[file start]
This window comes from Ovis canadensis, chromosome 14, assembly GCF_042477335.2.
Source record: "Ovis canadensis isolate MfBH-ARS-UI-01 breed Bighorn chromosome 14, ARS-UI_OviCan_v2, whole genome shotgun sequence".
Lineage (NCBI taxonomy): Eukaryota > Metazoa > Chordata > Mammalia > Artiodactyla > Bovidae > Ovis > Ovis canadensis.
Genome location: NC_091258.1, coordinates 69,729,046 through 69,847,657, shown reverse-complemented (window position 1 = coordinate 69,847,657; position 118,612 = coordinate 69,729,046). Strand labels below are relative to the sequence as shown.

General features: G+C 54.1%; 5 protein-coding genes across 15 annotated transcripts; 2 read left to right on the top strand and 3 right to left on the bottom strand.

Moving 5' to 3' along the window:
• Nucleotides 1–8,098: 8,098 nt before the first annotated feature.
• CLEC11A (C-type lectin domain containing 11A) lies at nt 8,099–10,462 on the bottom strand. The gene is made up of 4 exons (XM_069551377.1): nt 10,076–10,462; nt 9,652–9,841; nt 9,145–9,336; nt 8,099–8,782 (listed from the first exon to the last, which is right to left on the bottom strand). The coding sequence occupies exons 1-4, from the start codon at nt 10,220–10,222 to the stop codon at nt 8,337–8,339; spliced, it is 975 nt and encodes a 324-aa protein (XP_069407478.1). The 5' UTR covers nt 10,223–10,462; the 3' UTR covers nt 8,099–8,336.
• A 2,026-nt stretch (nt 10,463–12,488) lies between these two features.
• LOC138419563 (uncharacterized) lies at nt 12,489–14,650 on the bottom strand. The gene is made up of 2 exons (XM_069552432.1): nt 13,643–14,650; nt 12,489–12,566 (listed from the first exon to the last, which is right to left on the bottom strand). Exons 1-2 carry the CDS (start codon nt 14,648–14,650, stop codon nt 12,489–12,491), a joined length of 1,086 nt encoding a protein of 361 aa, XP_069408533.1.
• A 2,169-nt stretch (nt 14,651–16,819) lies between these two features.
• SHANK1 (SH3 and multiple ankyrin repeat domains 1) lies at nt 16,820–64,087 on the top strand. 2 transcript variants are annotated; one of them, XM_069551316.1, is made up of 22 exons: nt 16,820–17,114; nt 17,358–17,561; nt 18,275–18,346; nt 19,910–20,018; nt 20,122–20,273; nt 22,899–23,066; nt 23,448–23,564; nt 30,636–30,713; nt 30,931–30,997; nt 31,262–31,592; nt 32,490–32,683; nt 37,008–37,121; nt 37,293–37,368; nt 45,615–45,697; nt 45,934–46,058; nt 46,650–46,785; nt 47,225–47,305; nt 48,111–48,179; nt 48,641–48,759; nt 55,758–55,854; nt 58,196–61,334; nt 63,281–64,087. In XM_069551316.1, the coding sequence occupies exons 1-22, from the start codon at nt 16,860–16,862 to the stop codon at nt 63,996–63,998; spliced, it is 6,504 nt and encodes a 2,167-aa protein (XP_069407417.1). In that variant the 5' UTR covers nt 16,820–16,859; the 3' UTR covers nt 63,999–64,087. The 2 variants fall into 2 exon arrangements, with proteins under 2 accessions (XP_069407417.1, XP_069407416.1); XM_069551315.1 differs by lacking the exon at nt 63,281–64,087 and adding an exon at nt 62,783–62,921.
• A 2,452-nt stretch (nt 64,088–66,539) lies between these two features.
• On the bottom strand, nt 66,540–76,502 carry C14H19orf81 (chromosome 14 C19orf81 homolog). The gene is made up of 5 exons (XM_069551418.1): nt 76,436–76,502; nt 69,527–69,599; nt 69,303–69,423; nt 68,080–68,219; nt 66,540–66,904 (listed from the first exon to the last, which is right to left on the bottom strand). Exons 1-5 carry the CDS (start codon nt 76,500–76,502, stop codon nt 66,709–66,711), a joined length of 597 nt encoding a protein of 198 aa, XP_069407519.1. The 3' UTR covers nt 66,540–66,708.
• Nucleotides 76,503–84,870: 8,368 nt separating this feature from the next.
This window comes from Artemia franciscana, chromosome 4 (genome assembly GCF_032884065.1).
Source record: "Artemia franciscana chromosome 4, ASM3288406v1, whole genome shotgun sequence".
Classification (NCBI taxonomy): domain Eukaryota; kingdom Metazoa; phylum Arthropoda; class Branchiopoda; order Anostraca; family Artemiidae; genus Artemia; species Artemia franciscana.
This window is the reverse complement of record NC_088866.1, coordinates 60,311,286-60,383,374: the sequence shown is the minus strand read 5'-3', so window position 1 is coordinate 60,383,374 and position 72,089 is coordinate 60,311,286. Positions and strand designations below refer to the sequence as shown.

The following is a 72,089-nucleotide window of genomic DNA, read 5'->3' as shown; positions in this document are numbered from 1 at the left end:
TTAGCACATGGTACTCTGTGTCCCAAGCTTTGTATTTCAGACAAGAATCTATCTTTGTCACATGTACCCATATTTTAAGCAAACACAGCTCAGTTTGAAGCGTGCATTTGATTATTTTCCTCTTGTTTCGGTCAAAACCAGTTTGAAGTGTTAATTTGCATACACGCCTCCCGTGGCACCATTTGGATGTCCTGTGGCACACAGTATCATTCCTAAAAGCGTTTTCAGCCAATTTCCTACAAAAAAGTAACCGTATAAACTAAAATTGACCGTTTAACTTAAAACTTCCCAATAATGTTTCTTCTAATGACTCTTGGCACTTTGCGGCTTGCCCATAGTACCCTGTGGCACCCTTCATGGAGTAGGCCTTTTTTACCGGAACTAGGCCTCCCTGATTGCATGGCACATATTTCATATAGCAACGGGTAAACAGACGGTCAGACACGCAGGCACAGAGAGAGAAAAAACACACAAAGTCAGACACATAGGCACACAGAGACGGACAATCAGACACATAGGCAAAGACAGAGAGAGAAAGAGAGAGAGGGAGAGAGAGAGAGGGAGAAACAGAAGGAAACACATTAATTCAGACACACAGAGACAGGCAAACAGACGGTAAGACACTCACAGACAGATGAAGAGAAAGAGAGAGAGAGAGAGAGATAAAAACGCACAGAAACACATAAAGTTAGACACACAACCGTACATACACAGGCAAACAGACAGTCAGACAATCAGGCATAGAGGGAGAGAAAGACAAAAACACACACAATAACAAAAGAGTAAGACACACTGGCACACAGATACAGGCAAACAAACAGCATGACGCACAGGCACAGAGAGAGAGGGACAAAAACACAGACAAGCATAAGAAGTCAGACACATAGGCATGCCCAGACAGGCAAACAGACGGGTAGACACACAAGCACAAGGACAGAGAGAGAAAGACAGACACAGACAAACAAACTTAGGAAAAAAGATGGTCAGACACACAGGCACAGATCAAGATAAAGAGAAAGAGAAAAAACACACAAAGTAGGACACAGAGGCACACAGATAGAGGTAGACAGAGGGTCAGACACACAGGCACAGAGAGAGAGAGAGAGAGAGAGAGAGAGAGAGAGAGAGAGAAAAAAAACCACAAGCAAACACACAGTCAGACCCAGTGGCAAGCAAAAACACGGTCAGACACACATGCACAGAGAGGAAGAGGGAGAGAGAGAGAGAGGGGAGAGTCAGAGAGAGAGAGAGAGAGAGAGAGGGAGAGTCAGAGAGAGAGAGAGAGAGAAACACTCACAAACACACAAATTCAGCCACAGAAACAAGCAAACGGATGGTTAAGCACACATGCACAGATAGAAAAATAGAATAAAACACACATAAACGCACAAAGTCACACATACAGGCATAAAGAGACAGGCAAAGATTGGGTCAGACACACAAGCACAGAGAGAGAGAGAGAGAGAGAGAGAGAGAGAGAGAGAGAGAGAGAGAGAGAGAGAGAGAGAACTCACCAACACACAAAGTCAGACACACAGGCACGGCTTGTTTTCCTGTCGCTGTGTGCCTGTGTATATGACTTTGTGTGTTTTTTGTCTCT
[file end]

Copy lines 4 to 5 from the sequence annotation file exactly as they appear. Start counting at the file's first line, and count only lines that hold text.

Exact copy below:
Genome location: NC_091258.1, coordinates 69,729,046 through 69,847,657, shown reverse-complemented (window position 1 = coordinate 69,847,657; position 118,612 = coordinate 69,729,046). Strand labels below are relative to the sequence as shown.

General features: G+C 54.1%; 5 protein-coding genes across 15 annotated transcripts; 2 read left to right on the top strand and 3 right to left on the bottom strand.